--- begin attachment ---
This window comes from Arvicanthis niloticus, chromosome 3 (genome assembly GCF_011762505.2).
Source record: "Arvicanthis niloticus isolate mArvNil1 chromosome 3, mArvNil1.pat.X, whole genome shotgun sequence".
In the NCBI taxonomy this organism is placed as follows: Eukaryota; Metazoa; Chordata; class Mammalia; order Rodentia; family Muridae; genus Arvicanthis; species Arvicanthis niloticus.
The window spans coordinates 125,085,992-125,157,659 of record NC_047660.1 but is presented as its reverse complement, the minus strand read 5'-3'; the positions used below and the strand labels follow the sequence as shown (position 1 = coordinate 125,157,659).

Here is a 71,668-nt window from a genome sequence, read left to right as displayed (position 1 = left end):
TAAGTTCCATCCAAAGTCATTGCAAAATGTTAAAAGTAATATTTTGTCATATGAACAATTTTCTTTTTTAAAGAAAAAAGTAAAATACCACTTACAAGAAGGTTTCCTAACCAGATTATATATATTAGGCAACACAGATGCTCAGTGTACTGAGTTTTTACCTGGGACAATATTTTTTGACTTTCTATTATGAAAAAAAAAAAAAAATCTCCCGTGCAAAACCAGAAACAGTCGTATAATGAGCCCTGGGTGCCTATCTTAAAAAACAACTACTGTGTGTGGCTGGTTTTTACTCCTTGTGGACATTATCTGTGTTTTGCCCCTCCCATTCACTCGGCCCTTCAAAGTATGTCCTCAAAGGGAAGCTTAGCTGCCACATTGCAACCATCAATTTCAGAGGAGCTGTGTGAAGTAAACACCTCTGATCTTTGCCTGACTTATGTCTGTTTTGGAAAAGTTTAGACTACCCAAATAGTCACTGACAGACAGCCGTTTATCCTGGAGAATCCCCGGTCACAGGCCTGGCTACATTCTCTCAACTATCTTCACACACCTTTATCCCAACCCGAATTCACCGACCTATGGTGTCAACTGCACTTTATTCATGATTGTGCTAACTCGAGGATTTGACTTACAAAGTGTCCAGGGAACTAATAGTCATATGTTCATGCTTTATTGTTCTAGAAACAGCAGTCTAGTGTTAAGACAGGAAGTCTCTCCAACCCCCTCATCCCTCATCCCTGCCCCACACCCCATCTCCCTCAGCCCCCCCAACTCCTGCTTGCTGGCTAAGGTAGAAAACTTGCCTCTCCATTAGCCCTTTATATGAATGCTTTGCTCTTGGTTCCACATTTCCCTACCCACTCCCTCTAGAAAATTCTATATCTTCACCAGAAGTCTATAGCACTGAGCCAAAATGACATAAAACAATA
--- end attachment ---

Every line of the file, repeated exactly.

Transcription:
This window comes from Arvicanthis niloticus, chromosome 3 (genome assembly GCF_011762505.2).
Source record: "Arvicanthis niloticus isolate mArvNil1 chromosome 3, mArvNil1.pat.X, whole genome shotgun sequence".
In the NCBI taxonomy this organism is placed as follows: Eukaryota; Metazoa; Chordata; class Mammalia; order Rodentia; family Muridae; genus Arvicanthis; species Arvicanthis niloticus.
The window spans coordinates 125,085,992-125,157,659 of record NC_047660.1 but is presented as its reverse complement, the minus strand read 5'-3'; the positions used below and the strand labels follow the sequence as shown (position 1 = coordinate 125,157,659).

Here is a 71,668-nt window from a genome sequence, read left to right as displayed (position 1 = left end):
TAAGTTCCATCCAAAGTCATTGCAAAATGTTAAAAGTAATATTTTGTCATATGAACAATTTTCTTTTTTAAAGAAAAAAGTAAAATACCACTTACAAGAAGGTTTCCTAACCAGATTATATATATTAGGCAACACAGATGCTCAGTGTACTGAGTTTTTACCTGGGACAATATTTTTTGACTTTCTATTATGAAAAAAAAAAAAAAATCTCCCGTGCAAAACCAGAAACAGTCGTATAATGAGCCCTGGGTGCCTATCTTAAAAAACAACTACTGTGTGTGGCTGGTTTTTACTCCTTGTGGACATTATCTGTGTTTTGCCCCTCCCATTCACTCGGCCCTTCAAAGTATGTCCTCAAAGGGAAGCTTAGCTGCCACATTGCAACCATCAATTTCAGAGGAGCTGTGTGAAGTAAACACCTCTGATCTTTGCCTGACTTATGTCTGTTTTGGAAAAGTTTAGACTACCCAAATAGTCACTGACAGACAGCCGTTTATCCTGGAGAATCCCCGGTCACAGGCCTGGCTACATTCTCTCAACTATCTTCACACACCTTTATCCCAACCCGAATTCACCGACCTATGGTGTCAACTGCACTTTATTCATGATTGTGCTAACTCGAGGATTTGACTTACAAAGTGTCCAGGGAACTAATAGTCATATGTTCATGCTTTATTGTTCTAGAAACAGCAGTCTAGTGTTAAGACAGGAAGTCTCTCCAACCCCCTCATCCCTCATCCCTGCCCCACACCCCATCTCCCTCAGCCCCCCCAACTCCTGCTTGCTGGCTAAGGTAGAAAACTTGCCTCTCCATTAGCCCTTTATATGAATGCTTTGCTCTTGGTTCCACATTTCCCTACCCACTCCCTCTAGAAAATTCTATATCTTCACCAGAAGTCTATAGCACTGAGCCAAAATGACATAAAACAATA